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Re: "Write once only but read many" filesystem

Jörn Engel wrote:
On Sat, 22 March 2008 23:55:53 +0800, Peter Teoh wrote:
  Or do you want individual files/directories to be immutable - chattr?
chattr is not good enough, as root can still modify it.   So if
current feature is not there, then some small development may be

 And in either case, what problem do you want to solve with a read-only filesystem?
Simple:   i want to record down everything that a user does, or a
database does, or any applications running - just record down its
state permanently securely into the filesystem, knowing that for sure,
there is not way to modify the data, short of recreating the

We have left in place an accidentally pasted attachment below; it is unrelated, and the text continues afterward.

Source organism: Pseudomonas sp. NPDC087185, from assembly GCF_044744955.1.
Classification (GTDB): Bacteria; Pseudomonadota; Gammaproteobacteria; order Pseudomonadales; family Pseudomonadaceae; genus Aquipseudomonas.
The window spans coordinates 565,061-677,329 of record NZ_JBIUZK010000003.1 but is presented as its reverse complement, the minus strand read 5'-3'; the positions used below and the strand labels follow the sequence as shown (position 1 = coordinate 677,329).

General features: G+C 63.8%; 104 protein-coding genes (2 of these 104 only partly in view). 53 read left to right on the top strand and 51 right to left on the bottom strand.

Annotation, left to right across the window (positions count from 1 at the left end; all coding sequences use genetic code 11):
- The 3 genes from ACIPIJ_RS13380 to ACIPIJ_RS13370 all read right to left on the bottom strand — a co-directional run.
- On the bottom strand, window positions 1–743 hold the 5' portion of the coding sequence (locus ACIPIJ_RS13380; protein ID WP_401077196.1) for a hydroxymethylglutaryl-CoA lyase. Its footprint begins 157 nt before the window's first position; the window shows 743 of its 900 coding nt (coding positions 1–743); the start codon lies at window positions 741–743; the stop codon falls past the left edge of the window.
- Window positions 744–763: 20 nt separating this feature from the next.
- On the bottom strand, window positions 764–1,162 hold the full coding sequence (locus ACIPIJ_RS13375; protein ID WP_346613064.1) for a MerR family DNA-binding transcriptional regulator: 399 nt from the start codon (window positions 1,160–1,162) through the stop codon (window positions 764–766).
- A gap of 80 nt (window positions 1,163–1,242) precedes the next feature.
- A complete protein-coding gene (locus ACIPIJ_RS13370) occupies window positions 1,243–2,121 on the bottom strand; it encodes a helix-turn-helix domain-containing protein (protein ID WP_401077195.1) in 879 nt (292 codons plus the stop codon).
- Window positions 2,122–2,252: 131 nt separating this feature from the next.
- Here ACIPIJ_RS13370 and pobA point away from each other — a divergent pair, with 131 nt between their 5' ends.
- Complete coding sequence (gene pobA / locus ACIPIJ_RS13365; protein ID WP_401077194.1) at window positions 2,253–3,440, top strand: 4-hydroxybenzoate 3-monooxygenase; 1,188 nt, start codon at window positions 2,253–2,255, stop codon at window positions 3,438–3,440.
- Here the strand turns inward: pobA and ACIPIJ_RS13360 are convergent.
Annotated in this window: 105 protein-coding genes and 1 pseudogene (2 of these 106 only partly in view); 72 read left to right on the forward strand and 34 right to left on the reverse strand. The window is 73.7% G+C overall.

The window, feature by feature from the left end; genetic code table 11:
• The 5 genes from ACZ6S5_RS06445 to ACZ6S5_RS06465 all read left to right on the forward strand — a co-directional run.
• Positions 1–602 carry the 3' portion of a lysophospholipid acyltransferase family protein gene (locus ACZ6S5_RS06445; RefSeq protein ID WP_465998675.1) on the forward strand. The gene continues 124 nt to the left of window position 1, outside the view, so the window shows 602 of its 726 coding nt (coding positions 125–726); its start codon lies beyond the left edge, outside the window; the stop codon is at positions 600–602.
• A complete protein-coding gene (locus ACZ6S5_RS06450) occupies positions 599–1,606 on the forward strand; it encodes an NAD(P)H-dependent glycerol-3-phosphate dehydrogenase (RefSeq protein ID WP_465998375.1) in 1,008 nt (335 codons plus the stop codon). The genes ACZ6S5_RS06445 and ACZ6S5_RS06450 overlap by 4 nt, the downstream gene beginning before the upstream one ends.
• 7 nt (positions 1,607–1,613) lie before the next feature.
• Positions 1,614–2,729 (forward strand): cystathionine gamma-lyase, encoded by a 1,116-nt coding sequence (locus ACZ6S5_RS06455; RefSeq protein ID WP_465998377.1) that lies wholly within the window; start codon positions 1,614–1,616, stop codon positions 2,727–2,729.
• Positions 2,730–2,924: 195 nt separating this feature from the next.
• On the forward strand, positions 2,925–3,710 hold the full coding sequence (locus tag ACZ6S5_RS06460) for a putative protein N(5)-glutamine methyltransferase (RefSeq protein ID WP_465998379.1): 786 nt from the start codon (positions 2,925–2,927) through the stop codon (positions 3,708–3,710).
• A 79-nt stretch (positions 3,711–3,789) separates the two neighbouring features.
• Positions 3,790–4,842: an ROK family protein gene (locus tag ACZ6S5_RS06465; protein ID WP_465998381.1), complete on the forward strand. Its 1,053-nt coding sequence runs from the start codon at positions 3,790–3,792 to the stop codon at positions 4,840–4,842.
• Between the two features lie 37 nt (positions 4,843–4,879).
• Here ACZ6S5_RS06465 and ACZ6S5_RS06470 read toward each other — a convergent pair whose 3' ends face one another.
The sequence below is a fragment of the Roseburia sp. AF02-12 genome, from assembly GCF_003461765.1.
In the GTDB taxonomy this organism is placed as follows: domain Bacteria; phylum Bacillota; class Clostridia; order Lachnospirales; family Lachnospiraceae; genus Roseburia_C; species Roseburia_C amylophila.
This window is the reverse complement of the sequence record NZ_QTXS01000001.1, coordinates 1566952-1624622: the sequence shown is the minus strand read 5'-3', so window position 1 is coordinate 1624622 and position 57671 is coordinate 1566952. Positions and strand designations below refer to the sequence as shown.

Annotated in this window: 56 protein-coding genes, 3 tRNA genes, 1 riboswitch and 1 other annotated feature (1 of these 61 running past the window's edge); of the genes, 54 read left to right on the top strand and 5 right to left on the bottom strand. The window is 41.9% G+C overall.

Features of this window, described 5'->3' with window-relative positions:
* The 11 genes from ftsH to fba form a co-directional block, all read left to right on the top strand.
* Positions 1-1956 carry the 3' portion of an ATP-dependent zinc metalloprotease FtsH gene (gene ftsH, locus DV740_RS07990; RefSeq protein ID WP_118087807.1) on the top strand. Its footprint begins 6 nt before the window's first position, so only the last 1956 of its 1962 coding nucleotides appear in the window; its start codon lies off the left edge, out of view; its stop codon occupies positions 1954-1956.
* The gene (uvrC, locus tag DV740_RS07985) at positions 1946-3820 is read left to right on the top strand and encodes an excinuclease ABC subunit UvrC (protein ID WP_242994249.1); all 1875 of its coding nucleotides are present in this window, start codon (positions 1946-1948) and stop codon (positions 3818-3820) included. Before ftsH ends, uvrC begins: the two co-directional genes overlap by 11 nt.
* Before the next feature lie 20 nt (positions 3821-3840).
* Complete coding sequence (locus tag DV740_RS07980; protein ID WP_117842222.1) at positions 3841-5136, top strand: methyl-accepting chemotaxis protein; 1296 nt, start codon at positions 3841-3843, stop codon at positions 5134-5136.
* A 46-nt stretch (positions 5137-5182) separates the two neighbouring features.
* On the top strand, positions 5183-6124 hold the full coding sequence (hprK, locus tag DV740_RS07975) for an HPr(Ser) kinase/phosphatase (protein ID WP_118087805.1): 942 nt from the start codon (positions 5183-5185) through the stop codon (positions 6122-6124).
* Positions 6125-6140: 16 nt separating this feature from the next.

filesystem again.    Sound logical?   Or is there any loophole in this

The loophole is called root.  In a normal setup, root can do anything,
including writing directly to the device your filesystem resides in,
writing to kernel memory, etc.

It may be rather inconvenient to change a filesystem by writing to the
block device, but far from impossible.  If you want to make such changes
impossible, you are facing an uphill battle that I personally don't care
about.  And if inconvenience is good enough, wouldn't chattr be
sufficiently inconvenient?


How about mounting an isofs via loopback? This has the added benefit of being ready to be exported to disc. You can make it with mkisofs on a directory structure and mount it to the tree with a normal mount(1). If it asks for fs type on mount, I think its 'iso9660'.

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